Quantum Key Distribution: the bad idea that won't die...

Steven Bellovin smb at cs.columbia.edu
Thu Apr 22 09:09:22 EDT 2010

While I'm quite skeptical that QKD will prove of practical use, I do think it's worth investigating.  The physics are nice, and it provides an interesting and different way of thinking about cryptography.  I think that there's a non-trivial chance that it will some day give us some very different abilities, ones we haven't even thought of.  My analog is all of the strange and wondrous things our cryptographic protocols can do -- blind signatures, zero knowledge proofs, secure multiparty computation, and more -- things that weren't on the horizon just 35 years ago.  I'm reminded of a story about a comment Whit Diffie once heard from someone in the spook community about public key crypto.  "We had it first -- but we never knew what we had.  You guys have done much more with it than we ever did."  All they knew to do with public key was key distribution or key exchange; they didn't even invent digital signatures.  They had "non-secret encryption"; we had public key cryptography.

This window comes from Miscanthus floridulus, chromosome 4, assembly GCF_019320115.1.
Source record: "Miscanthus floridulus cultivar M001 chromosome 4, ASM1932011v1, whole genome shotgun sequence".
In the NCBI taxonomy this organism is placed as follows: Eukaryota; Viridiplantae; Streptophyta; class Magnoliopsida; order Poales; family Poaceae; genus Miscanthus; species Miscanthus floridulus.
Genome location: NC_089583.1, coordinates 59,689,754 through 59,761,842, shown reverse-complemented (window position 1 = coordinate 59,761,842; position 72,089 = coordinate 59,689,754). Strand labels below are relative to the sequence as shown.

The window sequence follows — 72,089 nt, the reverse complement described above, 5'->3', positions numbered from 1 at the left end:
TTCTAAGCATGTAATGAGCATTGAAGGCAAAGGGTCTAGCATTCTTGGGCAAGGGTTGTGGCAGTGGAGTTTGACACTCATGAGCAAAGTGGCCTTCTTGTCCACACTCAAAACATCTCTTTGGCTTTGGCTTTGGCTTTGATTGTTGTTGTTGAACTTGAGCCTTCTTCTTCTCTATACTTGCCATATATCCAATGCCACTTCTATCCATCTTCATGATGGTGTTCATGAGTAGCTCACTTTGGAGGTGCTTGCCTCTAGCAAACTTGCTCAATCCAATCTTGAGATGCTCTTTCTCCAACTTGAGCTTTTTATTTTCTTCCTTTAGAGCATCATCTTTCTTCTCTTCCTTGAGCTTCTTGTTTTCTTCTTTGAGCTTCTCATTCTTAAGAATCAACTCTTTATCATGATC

Might the same be true for QKD?  I have no idea.  I do suggest that it's worth thinking in those terms, rather than how to use it to replace conventional key distribution.  Remember that RSA's essential property is not that you can use it to set up a session key; rather, it's that you can use it to send a session key to someone with whom you don't share a secret.  

Beyond Perry's other points -- and QKD is inherently point-to-point; you need n^2 connections, since you can't terminate the link-layer crypto at a router without losing your security guarantees -- it's worth reminding people that the security guarantees apply to ideal quantum systems.  If your emitter isn't ideal -- and of course it isn't -- it can (will?) emit more photons; I can play my interception games with the ones your detector doesn't need.
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